### EE 723 – PHYSICS OF NANOELECTRONIC DEVICES 1

**Course offered in:**

Autumn 2020

**Instructors:**

Prof Dipankar Saha

**Course Content:**

Basic Quantum Mechanics principles

Time dependant Schrodinger Equation

Simple Harmonic Oscillator (including Wentzel Kramers Brillouin approximation)

Potential Well systems

Hydrogen atom (complete solution to Schrodinger’s equation)

Angular momemtum

Spin 1/2 systems

Perturbation theory (time dependent and independent)

Initially the instructor had also intended to cover the portion on non-equilibrium statistical mechanics and phonons as a part of this course; however that portion could not be covered due to paucity of time in a compressed semester.

**Prerequisites:**

A good grasp of first year Quantum Mechanics course (PH107) was necessary to get an understanding of the course especially in the initial stages despite the instructor going over things from scratch. Also, sophomores were allowed to take up the course.

**Feedback on Lectures:**

In general, the classes were quite interactive with Prof Saha never hesitating to discuss upon certain queries raised by students in the lectures. Having completed the intended course material for the class within the stipulated hours, the doubt sessions often extended more than half an hour beyond the class hours. In the beginning of each lecture, we would get a short recap about the previous lecture before we began the topics reserved for that day. On a flip side, sometimes Prof Saha used to digress a bit while explaining a doubt and things taught previously would be covered again and again. This was in a way beneficial as reiterating things especially related to quantum mechanics ensures that these get entrenched in our memory (some might although find it repetitive).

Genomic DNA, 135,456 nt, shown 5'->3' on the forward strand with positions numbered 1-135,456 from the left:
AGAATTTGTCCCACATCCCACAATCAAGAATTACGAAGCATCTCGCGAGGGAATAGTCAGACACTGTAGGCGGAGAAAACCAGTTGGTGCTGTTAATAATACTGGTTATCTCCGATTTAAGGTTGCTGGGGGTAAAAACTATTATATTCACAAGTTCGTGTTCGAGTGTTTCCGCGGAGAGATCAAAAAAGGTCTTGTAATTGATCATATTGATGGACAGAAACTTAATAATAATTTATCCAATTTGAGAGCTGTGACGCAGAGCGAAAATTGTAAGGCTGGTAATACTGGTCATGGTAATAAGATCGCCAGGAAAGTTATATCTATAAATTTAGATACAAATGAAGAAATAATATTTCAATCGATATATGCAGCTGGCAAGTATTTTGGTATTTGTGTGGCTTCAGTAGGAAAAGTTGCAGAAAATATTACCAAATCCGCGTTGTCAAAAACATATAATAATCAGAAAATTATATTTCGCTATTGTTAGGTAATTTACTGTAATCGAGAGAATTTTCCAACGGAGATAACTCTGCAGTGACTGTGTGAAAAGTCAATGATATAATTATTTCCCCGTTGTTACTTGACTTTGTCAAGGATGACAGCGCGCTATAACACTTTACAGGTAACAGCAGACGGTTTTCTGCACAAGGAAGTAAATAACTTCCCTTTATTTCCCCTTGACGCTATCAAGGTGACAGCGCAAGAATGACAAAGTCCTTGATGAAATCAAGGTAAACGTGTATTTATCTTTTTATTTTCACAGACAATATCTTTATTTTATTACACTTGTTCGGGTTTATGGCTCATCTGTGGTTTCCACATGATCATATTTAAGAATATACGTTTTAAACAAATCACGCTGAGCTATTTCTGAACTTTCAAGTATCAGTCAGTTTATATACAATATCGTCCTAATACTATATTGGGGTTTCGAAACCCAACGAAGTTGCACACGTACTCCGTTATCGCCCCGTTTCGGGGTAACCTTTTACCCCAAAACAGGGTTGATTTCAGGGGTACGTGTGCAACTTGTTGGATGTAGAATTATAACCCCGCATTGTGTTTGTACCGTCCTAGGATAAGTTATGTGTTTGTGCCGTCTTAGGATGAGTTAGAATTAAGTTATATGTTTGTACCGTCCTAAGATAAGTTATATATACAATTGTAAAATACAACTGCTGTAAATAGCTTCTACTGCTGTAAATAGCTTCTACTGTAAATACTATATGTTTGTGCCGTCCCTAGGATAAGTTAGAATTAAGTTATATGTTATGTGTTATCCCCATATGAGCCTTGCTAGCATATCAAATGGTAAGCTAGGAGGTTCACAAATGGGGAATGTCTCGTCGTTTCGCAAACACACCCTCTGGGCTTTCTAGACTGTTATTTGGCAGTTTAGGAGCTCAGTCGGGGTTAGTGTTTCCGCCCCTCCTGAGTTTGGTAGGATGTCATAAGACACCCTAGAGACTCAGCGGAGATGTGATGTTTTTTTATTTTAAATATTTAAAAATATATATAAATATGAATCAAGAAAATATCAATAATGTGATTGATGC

**Feedback on Tutorials, Assignments and Exams:**

The assignments composed of questions which were quite often directly from the exercises of the reference book recommended for the course. Assignments were generally not discussed directly, but solutions were provided a few weeks after the submission. Some assignments involved Python programming and some introductory sessions were given to all. Examinations were on the difficult side, with the endsem being a take home one.

This course also involved a course project that had significant weightage to evaluation. That contributed a lot to improve the understanding of the course and some of the topics that were covered in it.

**Difficulty:**

Moderate to Difficult

**Grading Statistics:**

**Study Material and References:**

Primary reference material – “Introductory Quantum Mechanics” by Liboff

The lectures almost completely encompassed the material covered in the reference material; even the One Note files used to teach contained snips from the book. Hence, we never really had to hunt for topics covered, in other references as every derivation shown in class used to be mentioned in the book. Notes were definitely made available at the end of lectures.

**Advanced courses that can be taken after this:**

This course has a follow-up one EE 727 (Physics of Nanoscale Devices – 2) which covers mainly the portions related to statistical mechanics. Since this course covers basic quantum mechanics which is required to analyze devices, most courses on Solid State Devices can be taken after having done this course or its equivalent (PH 403 and PH 423). This course opens up avenues for further courses in the field of condensed matter physics (PH 418), quantum computing (PH 534) and nanoeletronics (EE 724).

**Takeaways from the course:**

This course covers the basics of quantum mechanics hence it is quite helpful for understanding further courses in the field of solid state devices.

Review by – Archishman Saha (archishman.saha@gmail.com)

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